Karaderi T.,National Health Research Institute | Pointon J.J.,National Health Research Institute | Pointon J.J.,Oxford Comprehensive Biomedical Research Center | Wordsworth T.W.H.,National Health Research Institute | And 8 more authors.
Clinical and Experimental Rheumatology | Year: 2012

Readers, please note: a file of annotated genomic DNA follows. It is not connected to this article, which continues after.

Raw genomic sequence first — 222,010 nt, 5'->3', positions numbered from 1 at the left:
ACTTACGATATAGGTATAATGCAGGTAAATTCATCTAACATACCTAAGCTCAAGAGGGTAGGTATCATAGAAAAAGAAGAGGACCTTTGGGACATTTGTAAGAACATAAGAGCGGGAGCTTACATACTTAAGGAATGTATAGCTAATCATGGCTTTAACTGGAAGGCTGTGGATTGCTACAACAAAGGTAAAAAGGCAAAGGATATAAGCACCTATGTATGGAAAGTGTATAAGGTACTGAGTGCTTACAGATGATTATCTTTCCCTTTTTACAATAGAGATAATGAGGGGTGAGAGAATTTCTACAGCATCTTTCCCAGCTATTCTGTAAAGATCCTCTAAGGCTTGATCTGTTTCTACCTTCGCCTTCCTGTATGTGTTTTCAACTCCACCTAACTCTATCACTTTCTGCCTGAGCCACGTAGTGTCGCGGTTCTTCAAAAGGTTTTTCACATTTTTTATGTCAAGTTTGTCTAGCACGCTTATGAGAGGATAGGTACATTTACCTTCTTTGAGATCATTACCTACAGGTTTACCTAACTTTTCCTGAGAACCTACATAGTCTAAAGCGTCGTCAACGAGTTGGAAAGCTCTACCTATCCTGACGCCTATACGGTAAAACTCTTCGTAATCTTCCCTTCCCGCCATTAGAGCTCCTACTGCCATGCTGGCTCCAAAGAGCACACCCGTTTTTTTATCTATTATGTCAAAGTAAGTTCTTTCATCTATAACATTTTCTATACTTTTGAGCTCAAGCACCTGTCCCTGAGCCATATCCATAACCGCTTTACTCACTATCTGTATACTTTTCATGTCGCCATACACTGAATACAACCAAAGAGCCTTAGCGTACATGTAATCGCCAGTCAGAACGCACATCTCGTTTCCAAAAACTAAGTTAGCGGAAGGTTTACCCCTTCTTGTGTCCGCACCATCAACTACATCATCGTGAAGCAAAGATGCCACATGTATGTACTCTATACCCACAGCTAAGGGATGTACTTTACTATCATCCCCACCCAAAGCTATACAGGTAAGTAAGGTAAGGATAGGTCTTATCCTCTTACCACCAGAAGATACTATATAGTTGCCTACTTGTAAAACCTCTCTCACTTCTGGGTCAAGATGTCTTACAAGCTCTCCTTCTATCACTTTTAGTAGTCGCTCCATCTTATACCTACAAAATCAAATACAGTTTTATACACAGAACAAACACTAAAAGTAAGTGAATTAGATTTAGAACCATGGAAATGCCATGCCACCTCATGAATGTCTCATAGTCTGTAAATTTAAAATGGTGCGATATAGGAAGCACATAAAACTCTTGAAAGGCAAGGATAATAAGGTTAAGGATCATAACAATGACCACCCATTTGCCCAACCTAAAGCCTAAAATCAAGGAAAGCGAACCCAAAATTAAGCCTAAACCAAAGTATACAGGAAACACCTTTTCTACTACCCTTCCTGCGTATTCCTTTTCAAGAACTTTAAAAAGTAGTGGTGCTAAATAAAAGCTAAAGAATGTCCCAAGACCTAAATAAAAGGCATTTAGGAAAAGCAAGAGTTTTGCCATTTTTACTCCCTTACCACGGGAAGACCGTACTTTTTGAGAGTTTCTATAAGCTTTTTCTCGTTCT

Objectives: To replicate the possible genetic association between ankylosing spondylitis (AS) and TNFRSF1A. Methods: TNFRSF1A was re-sequenced in 48 individuals with AS to identify novel polymorphisms. Nine single nucleotide polymorphisms (SNPs) in TNFRSF1A and 5 SNPs in the neighbouring gene SCNN1A were genotyped in 1604 UK Caucasian individuals with AS and 1019 matched controls. An extended study was implemented using additional genotype data on 8 of these SNPs from 1400 historical controls from the 1958 British Birth Cohort. A meta-analysis of previously published results was also undertaken. Results: One novel variant in intron 6 was identified but no new coding variants. No definite associations were seen in the initial study but in the extended study there were weak associations with rs4149576 (p=0.04) and rs4149577 (p=0.007). In the metaanalysis consistent, somewhat stronger associations were seen with rs4149577 (p=0.002) and rs4149578 (p=0.006). Conclusions: These studies confirm the weak genetic associations between AS and TNFRSF1A. In view of the previously reported associations of TNFRSF1A with AS, in Caucasians and Chinese, and the biological plausibility of this candidate gene, replication of this finding in well powered studies is clearly indicated. © Clinical and Experimental Rheumatology 2011.